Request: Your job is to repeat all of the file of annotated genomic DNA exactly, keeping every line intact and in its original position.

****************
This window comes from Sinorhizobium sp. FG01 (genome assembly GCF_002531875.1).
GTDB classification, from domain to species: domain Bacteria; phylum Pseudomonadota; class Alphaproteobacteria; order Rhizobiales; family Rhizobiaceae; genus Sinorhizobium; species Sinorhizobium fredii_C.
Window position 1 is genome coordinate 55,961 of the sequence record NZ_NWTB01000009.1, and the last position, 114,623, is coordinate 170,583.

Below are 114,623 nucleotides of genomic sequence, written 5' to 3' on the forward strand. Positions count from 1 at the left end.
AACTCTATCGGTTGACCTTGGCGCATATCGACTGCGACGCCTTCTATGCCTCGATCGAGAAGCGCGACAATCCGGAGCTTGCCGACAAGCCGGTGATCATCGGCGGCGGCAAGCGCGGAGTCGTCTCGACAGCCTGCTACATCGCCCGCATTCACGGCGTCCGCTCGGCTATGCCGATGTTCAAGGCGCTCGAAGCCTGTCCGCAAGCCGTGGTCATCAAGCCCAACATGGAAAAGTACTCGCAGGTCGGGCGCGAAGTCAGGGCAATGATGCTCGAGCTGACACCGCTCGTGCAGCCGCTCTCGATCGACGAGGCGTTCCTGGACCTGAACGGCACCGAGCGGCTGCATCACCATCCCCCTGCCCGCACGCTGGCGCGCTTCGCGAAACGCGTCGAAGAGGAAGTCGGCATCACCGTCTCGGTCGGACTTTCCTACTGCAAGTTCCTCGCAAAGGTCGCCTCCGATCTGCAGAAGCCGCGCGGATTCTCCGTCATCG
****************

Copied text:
This window comes from Sinorhizobium sp. FG01 (genome assembly GCF_002531875.1).
GTDB classification, from domain to species: domain Bacteria; phylum Pseudomonadota; class Alphaproteobacteria; order Rhizobiales; family Rhizobiaceae; genus Sinorhizobium; species Sinorhizobium fredii_C.
Window position 1 is genome coordinate 55,961 of the sequence record NZ_NWTB01000009.1, and the last position, 114,623, is coordinate 170,583.

Below are 114,623 nucleotides of genomic sequence, written 5' to 3' on the forward strand. Positions count from 1 at the left end.
AACTCTATCGGTTGACCTTGGCGCATATCGACTGCGACGCCTTCTATGCCTCGATCGAGAAGCGCGACAATCCGGAGCTTGCCGACAAGCCGGTGATCATCGGCGGCGGCAAGCGCGGAGTCGTCTCGACAGCCTGCTACATCGCCCGCATTCACGGCGTCCGCTCGGCTATGCCGATGTTCAAGGCGCTCGAAGCCTGTCCGCAAGCCGTGGTCATCAAGCCCAACATGGAAAAGTACTCGCAGGTCGGGCGCGAAGTCAGGGCAATGATGCTCGAGCTGACACCGCTCGTGCAGCCGCTCTCGATCGACGAGGCGTTCCTGGACCTGAACGGCACCGAGCGGCTGCATCACCATCCCCCTGCCCGCACGCTGGCGCGCTTCGCGAAACGCGTCGAAGAGGAAGTCGGCATCACCGTCTCGGTCGGACTTTCCTACTGCAAGTTCCTCGCAAAGGTCGCCTCCGATCTGCAGAAGCCGCGCGGATTCTCCGTCATCG